In 1847, 38,000 starving Irish migrants, fleeing from the Great Potato Famine, arrived in Toronto, then a town with a population of only 22,000. The Torontonians welcomed them. This historic act of generosity and solidarity is commemorated at the Famine Memorial in Ireland Park, located in the heart of downtown Toronto, now a gleaming metropolis of 4 million people and the economic capital of Canada.
I took time out from my busy schedule to make a brief visit to the Famine memorial during this week's visit to Canada. It is a stark and evocative place. It is not just a memorial to a particular human tragedy at a particular time in history, but also a reminder of the universal importance of food security, as well as a tribute to solidarity.
I was in Canada for a series of meetings on the eve of the entry into force of our historic EU-Canada free trade deal, known as CETA. I brought with me a delegation of 60 companies from across the EU, with a combined turnover of twice the GDP of Sweden. However, at the heart of the delegation were small and medium sized food companies – SMEs stand to gain the most from the new market opportunities afforded by CETA.
Small beverage companies from Belgium and France, dairy producers from Poland and Greece – all stand to benefit from CETA. I was glad to be able to "open a few doors" for these producers so that when the CETA agreement comes into force, they can hit the ground running.
I also took in a day's visits in Ottawa, Canada's capital. I met with my good friend, Canadian Agriculture Minister Laurence MacAulay, who hails from Prince Edward Island and someone who is proud of his Scots-Irish heritage. I also met with members of the Canadian House of Commons Agriculture Committee. The MPs outlined to me the hopes and challenges of the Canadian farm sector, and indeed it highlighted even more so the commonalities of our agri systems, but also the complementarities. For example, Canadian maple syrup stands to benefit from CETA, as does European cheese. There are many such examples of win-wins for both sides.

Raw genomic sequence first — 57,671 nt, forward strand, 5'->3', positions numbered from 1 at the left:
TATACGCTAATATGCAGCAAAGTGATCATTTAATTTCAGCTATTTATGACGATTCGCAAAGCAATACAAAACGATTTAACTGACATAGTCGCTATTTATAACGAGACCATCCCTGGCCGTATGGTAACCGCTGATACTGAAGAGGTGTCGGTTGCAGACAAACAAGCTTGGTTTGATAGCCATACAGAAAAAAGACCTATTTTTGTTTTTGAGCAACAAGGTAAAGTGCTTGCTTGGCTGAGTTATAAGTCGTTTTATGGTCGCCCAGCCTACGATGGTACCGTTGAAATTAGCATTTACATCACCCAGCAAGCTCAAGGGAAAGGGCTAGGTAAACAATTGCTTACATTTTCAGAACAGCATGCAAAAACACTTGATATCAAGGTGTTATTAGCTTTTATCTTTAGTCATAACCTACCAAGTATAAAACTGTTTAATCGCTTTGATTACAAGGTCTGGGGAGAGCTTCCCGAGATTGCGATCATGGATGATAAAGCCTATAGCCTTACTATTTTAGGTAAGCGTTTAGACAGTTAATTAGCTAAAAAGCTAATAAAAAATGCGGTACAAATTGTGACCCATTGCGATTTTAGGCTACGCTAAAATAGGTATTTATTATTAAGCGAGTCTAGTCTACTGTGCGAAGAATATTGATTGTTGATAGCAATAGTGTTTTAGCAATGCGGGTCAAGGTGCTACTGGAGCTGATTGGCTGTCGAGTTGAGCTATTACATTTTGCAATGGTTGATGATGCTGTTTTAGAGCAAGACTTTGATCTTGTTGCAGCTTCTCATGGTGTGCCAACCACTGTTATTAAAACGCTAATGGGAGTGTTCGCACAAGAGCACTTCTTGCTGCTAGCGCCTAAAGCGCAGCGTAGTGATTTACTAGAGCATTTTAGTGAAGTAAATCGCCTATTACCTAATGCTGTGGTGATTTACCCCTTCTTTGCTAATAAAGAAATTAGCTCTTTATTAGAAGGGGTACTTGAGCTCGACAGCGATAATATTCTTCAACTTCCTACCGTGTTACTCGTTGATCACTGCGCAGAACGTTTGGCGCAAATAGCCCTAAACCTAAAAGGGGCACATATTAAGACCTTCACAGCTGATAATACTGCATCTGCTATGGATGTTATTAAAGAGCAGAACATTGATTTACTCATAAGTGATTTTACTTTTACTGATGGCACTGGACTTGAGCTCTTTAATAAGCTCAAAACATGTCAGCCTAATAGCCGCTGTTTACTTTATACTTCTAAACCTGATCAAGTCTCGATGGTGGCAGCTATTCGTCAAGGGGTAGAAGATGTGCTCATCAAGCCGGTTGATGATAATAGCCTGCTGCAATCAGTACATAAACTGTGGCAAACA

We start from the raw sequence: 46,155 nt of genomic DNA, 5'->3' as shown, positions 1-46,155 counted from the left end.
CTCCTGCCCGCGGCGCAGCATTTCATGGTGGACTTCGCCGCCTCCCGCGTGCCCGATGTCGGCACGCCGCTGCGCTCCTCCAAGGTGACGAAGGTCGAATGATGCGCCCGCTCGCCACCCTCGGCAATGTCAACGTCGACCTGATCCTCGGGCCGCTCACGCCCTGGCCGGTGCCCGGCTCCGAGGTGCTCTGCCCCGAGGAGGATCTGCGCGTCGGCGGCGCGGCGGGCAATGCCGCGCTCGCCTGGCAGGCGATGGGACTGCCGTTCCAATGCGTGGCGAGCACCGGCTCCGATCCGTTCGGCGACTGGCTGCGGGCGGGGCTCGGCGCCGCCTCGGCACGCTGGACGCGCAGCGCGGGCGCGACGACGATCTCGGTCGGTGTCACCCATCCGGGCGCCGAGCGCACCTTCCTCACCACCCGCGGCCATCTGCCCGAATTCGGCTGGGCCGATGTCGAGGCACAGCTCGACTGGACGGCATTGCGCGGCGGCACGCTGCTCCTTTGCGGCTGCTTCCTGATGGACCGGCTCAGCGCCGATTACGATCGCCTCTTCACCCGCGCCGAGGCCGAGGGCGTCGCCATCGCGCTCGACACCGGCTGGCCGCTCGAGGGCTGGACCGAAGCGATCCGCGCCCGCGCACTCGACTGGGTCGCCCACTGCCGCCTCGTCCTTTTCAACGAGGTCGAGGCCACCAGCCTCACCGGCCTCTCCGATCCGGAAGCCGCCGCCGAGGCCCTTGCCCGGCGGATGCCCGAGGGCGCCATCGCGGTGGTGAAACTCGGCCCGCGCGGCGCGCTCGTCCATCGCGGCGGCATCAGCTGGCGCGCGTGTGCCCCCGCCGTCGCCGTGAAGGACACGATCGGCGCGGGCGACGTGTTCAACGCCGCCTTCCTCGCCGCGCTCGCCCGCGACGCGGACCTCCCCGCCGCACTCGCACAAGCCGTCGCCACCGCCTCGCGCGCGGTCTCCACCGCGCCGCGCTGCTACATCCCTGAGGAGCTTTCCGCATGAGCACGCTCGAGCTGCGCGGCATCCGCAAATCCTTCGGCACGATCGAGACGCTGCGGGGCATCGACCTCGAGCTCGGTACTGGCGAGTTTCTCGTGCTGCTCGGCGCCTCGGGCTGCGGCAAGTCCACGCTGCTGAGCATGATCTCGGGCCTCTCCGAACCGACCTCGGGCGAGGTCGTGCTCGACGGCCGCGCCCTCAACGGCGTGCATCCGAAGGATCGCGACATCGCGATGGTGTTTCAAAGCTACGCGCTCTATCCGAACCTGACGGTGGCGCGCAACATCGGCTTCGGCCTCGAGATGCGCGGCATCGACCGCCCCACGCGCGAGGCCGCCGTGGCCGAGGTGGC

On my global diplomatic offensives for agri-food trade, I always fit in a visit to a local supermarket.
I would challenge every populist, doom-filled, anti-trade politician in Europe to visit a supermarket the next time they take a trip outside of Europe. What they would see is European quality produce, featuring prominently on the shop shelves of the global consumer – our trade deals in action. What they would also detect is a growing demand for this European quality. Our fine wines, spirits and beers, our cheese, our butter, our meat products, our fruit and vegetables, our confectionary, and so much more. What all of this means is jobs and wealth for rural areas of Europe. Some European countries, such as France, export the vast majority of what they produce. Where would all of this product go if a new iron curtain of protectionism was to fall across Europe? What would happen to all the farmers who produce this product? Many would go out of business without this export market, and rural Europe would fall quickly to ruin. The stakes are that high.
In sum, I return from Canada with a renewed sense of urgency to keep up our drive for European agri-food exports. We are now exporting €131bn of produce. This is not just a figure - it is a huge amount of wealth being transferred to rural areas across Europe, in reward for the production of high quality, sustainable produce.
It is incumbent on all political representatives to champion this cause, for it is vital for the future sustainability of rural areas across our continent.